But these things are such as do not fall into man's own intelligence, for they are amongst the arcana of the wisdom of the angels. This subject, however, is in some measure elucidated in the work concerning Heaven and Hell, n. 545-551, where this fact is treated of, that the Lord casts no one into hell, but that the spirit himself [casts] himself thither. That it is the Lord who is meant "by him that sat upon the throne," and not another whom they distinguish from Him, and call God the Father, is evident to every one from this consideration, that there was no other Divine which the Lord called Father, but His own Divine: for this assumed the Human, therefore this was His Father; and that this is infinite, eternal, uncreate, omnipotent, God, Lord, and in nothing differing from the very Divine, which they distinguish from Him and call "the Father," is evident from the received faith, called the Athanasian; where it is also said, That none of them is greatest and least, and none of them first and last, but that they are altogether equal; and that as one is, so is the other, infinite, eternal, uncreate, omnipotent, God, Lord: and yet there are not three infinites, but one: not three eternals, but one: not three uncreate, but one: not three omnipotents, but one: not three Gods and Lords, but one.
These things are mentioned, in order that it may be known that there are not two distinct [beings] meant by "Him that sat upon the throne," and by "the Lamb," nor in what follows "by God" and "the Lamb" but that by the one is meant the Divine good, and by the other the Divine truth in heaven, both proceeding from the Lord. That the Lord is meant by Him that sat upon the throne, also appears from all the particulars of chapter four, where a throne and one sitting thereon is treated of; this may be seen explained, n. 258-295: and, moreover, in Matthew:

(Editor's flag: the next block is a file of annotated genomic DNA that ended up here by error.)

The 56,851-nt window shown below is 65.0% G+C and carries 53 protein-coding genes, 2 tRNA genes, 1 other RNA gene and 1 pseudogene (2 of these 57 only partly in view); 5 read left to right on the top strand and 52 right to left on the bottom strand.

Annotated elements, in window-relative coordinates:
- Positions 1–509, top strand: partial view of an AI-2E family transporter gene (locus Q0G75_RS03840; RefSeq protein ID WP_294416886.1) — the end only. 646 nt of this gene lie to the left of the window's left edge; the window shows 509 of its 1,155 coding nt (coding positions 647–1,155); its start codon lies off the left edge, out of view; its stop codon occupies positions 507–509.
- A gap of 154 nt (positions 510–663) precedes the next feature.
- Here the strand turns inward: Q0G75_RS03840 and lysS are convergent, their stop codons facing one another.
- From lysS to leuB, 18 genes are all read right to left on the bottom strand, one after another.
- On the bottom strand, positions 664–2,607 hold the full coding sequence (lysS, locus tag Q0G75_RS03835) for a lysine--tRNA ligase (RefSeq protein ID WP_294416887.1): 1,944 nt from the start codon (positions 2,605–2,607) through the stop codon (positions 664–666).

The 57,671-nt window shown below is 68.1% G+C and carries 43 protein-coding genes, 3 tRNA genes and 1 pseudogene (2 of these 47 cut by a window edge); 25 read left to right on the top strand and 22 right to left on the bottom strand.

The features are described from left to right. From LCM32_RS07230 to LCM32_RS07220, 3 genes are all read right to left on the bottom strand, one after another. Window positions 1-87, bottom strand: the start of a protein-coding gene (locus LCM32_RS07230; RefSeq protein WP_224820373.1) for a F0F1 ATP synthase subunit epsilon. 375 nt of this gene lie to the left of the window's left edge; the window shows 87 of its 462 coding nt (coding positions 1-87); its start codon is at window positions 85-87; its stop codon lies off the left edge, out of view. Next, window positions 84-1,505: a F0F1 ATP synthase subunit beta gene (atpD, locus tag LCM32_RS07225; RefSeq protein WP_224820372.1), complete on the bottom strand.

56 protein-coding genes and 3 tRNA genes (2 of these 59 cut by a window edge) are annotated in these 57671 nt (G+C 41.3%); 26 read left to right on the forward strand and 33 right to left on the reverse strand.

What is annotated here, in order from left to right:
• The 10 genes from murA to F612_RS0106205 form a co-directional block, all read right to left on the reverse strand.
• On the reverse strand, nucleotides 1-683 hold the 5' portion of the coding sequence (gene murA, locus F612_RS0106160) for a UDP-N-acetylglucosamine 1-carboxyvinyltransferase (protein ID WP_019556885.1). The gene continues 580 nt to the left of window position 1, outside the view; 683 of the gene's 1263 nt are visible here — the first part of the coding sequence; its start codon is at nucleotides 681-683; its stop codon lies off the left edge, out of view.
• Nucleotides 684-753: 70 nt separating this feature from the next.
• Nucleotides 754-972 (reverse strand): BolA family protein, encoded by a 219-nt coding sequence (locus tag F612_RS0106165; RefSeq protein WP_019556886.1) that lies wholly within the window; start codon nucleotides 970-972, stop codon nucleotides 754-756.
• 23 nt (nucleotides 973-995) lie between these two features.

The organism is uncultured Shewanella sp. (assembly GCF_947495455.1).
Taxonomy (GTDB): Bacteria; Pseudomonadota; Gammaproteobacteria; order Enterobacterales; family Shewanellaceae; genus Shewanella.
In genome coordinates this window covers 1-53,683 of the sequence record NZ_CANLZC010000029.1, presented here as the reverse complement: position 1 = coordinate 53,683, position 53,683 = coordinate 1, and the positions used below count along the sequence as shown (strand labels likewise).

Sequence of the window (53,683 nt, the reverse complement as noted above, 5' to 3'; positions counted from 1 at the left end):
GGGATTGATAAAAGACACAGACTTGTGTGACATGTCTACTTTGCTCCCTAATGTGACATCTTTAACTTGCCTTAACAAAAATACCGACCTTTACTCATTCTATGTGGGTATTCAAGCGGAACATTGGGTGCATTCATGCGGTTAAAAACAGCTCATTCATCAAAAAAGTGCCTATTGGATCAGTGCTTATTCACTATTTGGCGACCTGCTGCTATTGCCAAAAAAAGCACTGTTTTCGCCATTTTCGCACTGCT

"When the Son of man shall come in his glory, and all the holy angels with him, then shall he sit upon the throne of his glory" (xxv. 31: xix. 28, 29).
Again in Ezekiel:
"And above the expanse that was over the head of the cherubim was the likeness of a throne, as the appearance of a sapphire stone; and upon the likeness of the throne was the likeness as the appearance of a man sitting upon it" (i. 26; x. 1)
And in Isaiah:
"I saw the Lord sitting upon a throne, high and lifted up, and his borders filled the temple" (vi. 1).
Ezekiel 1:26, 10:1; Heaven and Hell 545-551; Isaiah 6:1; Matthew 19:28-29, 25:31; The Apocalypse Explained 258-295)
 Because by a throne is signified heaven, and by one sitting upon a throne, the Lord as to His Divine in heaven, therefore it is said above (in chap. iii.), "To him that overcometh, I will give to sit with me on my throne," by which is signified that he shall be in heaven where the Lord is (as may be seen above, n. 253); and therefore in what follows in this chapter, it is said,
"I beheld, and, lo, in the midst of the throne a Lamb standing" (v. 6).
And in chapter xxii.,
"He shewed me a river of the water of life, proceeding out of the throne of God and of the Lamb" (v. 1).
By the throne of God and of the Lamb, is meant heaven and the Lord there, as to Divine good, and as to Divine truth; God there denoting the Lord as to Divine good; and the Lamb, as to Divine truth. There is a distinction made here between them, because there are those who receive one more than the other; those who receive the Divine truth in good are saved; but those who receive the Divine truth, which is the Word, not in good, are not saved, because all Divine truth is in good, and nowhere else. Therefore those who do not receive it in good, reject and deny it, if not openly yet tacitly, and if not with the mouth yet with the heart; for the heart of such is evil, and evil rejects. To receive Divine truth in good, is to receive it in the good of charity; for those who are in that good receive.
Isaiah 3:21; Revelation 3:6, 3:21, 5:6, Revelation 22:1-2, 22:1; The Apocalypse Explained 253)